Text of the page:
2012 - %3, February

Why We All Hate Jury Duty

| Mon Feb. 27, 2012 11:59 AM EST

Matt Yglesias doesn't understand the widespread dislike of jury duty:

I struggle to understand America's disdain for jury duty. I've been called twice, and both times was happy to go. All things considered, I'd much rather do my regular job day-in and day-out that do jury duty, but I do my regular job every day. I find that taking a day or two or three off every few years to go do something different is pretty fun.

....Is everyone else's job really so amazing that they can't bear the thought of a few days off to listen to testimony and pronounce on a verdict? I don't buy it. I feel like as a society we've coordinated on a pointless anti-social norm that you're some kind of sucker if you're willing to just smile and do what the judge wants even though there are no really good self-interested reasons to want out. For salaried professionals, jury duty is a paid vacation. What's not to like?

In the past, one legitimate beef was the way jury duty was run: calling in for days at a time over the course of a month, never knowing if you could make plans or if you'd get called in. Here in my neck of the woods things are now much better: you call in once, or at most three or four days in a row, and you're either called in or not. That's not nearly so bad.

Beyond that, there's the problem of long trials. Getting called into muni court isn't so bad. Trials rarely last more than a few days. Superior court is a different story. These are bigger cases, with trials lasting weeks at a time. That can be a real grind, and on the occasions I've been called downtown I usually do whatever I can to avoid getting called for a case.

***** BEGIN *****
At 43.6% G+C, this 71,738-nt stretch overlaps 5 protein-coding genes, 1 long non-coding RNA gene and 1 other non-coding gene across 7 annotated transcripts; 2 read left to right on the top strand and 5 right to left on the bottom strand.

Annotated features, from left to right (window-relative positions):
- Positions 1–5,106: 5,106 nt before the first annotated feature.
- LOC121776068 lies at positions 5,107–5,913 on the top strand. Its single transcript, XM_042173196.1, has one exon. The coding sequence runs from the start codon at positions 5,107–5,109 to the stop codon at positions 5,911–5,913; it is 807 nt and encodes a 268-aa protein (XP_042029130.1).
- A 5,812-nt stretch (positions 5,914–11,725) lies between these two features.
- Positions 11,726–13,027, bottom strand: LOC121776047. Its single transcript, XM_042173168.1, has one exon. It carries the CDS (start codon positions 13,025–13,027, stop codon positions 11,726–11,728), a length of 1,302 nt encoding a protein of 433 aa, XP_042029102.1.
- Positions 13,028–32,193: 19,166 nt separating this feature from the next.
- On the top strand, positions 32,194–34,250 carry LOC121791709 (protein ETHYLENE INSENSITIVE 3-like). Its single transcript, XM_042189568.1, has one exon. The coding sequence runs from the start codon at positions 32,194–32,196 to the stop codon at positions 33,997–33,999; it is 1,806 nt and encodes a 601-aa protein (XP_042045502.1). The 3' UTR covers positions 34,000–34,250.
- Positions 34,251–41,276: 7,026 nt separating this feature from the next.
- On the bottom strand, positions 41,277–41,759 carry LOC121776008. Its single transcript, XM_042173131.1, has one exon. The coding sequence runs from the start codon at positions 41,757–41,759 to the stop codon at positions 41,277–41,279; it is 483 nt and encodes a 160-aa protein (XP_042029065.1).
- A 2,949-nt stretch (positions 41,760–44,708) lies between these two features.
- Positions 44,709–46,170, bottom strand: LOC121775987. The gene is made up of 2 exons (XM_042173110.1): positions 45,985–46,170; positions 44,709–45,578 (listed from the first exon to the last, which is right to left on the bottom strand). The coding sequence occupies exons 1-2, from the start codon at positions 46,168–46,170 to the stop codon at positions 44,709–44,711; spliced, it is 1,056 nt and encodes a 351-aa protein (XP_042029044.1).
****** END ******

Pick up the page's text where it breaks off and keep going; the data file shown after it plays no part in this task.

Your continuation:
What else? It's pretty boring. For someone like me, it's really tedious stuff waiting around, then waiting around some more while the lawyers play their voir dire games, then sitting around while they present their endless cases. I suppose the lawyers in my audience will disagree, but to a lot of us these trials seem like they should take about three or four hours, not three or four days (or weeks). And while trials are tedious in one direction for those of us with interesting jobs, I suspect they're tedious in a different direction for people who aren't used to sitting all day and thinking about evidence.

And of course, some people don't get paid for jury duty. That sucks. Plus the hours are inflexible, which might cause problems that your regular job doesn't. Or maybe you don't work at all, and jury duty means needing to scrounge up daycare that you don't normally need. Or maybe your job is one where the work will pile up and have to get done when you get back, which means facing a gigantic in-basket once the trial is over.

And speaking solely for myself, the one jury I've ever been on went a long way toward wrecking my faith in the criminal justice system. It was a case that shouldn't even have gone to trial, let alone sucked up four days of my time, the judge's time, and the bailiff's time. I suppose that's a lousy attitude, but I hated the idea that so many of us were having so much of our time wasted over a case that was only in court because some rich dude could afford a fancy lawyer to take a flier on weaseling out of a pretty obvious violation of the law.

Anything I've missed? Any reason I should love jury duty? You know where to tell me.

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We're Still at War: Photo of the Day for February 27, 2012

Mon Feb. 27, 2012 11:46 AM EST